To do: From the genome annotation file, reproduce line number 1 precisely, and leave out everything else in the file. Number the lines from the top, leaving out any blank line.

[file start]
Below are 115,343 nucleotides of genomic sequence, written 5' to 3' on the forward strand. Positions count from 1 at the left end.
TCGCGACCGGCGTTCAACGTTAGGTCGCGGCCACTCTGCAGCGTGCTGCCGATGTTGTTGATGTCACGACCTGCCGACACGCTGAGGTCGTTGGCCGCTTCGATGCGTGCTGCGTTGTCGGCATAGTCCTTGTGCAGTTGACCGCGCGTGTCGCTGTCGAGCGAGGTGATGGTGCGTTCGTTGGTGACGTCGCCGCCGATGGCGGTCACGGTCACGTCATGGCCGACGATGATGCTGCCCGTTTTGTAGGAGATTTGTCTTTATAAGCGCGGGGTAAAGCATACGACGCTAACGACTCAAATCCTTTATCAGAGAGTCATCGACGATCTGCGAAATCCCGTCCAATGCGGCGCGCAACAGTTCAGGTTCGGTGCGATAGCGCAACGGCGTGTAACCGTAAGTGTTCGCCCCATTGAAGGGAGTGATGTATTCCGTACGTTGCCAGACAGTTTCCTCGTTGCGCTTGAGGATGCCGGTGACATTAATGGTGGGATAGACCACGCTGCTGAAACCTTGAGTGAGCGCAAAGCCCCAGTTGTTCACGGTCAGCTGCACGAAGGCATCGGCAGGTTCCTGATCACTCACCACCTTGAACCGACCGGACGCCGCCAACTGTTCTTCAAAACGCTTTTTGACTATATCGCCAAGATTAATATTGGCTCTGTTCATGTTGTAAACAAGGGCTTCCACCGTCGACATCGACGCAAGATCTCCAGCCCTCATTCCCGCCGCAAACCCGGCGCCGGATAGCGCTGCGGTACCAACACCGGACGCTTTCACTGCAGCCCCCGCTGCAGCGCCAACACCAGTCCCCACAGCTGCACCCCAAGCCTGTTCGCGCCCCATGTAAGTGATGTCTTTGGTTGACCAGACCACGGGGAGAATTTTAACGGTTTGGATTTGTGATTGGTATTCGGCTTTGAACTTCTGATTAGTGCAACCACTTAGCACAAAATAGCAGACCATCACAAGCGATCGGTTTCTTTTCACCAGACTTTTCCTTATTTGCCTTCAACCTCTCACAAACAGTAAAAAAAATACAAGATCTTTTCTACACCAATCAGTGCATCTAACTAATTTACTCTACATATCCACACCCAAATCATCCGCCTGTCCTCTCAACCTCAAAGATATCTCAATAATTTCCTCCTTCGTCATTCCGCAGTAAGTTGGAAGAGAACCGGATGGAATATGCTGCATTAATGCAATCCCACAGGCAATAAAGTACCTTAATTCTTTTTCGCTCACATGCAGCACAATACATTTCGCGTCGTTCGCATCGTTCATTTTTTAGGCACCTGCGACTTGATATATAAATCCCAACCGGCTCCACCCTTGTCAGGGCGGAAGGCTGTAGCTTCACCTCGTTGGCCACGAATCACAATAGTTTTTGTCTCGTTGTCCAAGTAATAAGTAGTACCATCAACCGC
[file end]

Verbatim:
Below are 115,343 nucleotides of genomic sequence, written 5' to 3' on the forward strand. Positions count from 1 at the left end.